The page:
Ex-deputy PM John Prescott to resign as lawmaker: report

Former deputy prime minister John Prescott is to announce his resignation as an MP, a report said Wednesday, in what could be a sign that a general election is imminent.

Ex-deputy PM John Prescott to resign as lawmaker: report
Former deputy prime minister John Prescott is to announce his resignation as an MP, a report said Wednesday, in what could be a sign that a general election is imminent.

The Hull Daily Mail in northern England said Prescott, 69, will tell a meeting of local Labour Party members on Saturday that he will retire as their representative in the lower chamber of parliament the House of Commons.

A spokesman for the governing Labour Party had no comment to make when contacted by AFP while there was no immediate word from Prescott's office.

But if confirmed, the announcement would fuel rumours that Prime Minister Gordon Brown is to call an early election as Prescott is strongly associated with former premier Tony Blair.

Brown has until May 2010 at the latest to call a general election.

But he raised the prospect of an early vote soon after becoming Labour leader by appointing a general election co-ordinator, while a leaked internal memo published this month advised an early vote to exploit his strong position.

The newspaper quoted an unnamed Labour insider as saying Prescott, who stepped down as Blair's deputy on June 27, has always kept his constituency party up to date with his plans "and this is no different".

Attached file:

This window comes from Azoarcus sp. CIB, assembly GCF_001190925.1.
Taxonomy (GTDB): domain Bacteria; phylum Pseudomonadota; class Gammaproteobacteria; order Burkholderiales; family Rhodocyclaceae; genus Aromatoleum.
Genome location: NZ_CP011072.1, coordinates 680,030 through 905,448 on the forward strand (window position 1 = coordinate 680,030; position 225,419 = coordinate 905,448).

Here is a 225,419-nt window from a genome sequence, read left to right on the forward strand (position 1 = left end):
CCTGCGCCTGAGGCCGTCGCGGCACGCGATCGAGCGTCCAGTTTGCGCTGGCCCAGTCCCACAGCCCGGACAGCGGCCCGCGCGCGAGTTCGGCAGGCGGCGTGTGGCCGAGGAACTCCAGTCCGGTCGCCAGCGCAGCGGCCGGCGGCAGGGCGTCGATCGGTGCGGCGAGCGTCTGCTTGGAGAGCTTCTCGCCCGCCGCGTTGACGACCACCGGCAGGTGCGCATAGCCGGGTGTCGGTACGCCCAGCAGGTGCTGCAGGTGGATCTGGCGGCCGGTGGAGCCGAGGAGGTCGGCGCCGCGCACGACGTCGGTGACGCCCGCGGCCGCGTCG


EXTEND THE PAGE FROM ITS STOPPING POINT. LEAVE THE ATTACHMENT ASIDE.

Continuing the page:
"He believes local party members should be told first, not the media," he was quoted as saying.

Prescott, a burly former trade union leader renowned for his mangled syntax, punching an egg-throwing protester during the 2001 election campaign and an affair with his secretary, is one of Britain's longest-serving lawmakers.

He was first elected as member of parliament for Hull East in 1970 and has won 10 successive election campaigns.

Since stepping down as deputy prime minister and deputy leader of the Labour Party, Prescott was appointed a full representative of the British delegation to the Parliamentary Assembly of the Council of Europe.

The body, established in 1949 and based in Strasbourg, France, promotes human rights and freedoms.

He is also said to be writing his autobiography.

Among his often overlooked political achievements is being one of Britain's main negotiators for the Kyoto Treaty to cut global warming and bridging the divide between Labour's working-class past and modernising present.

AFP
Last Mod: 22 Ağustos 2007, 17:09
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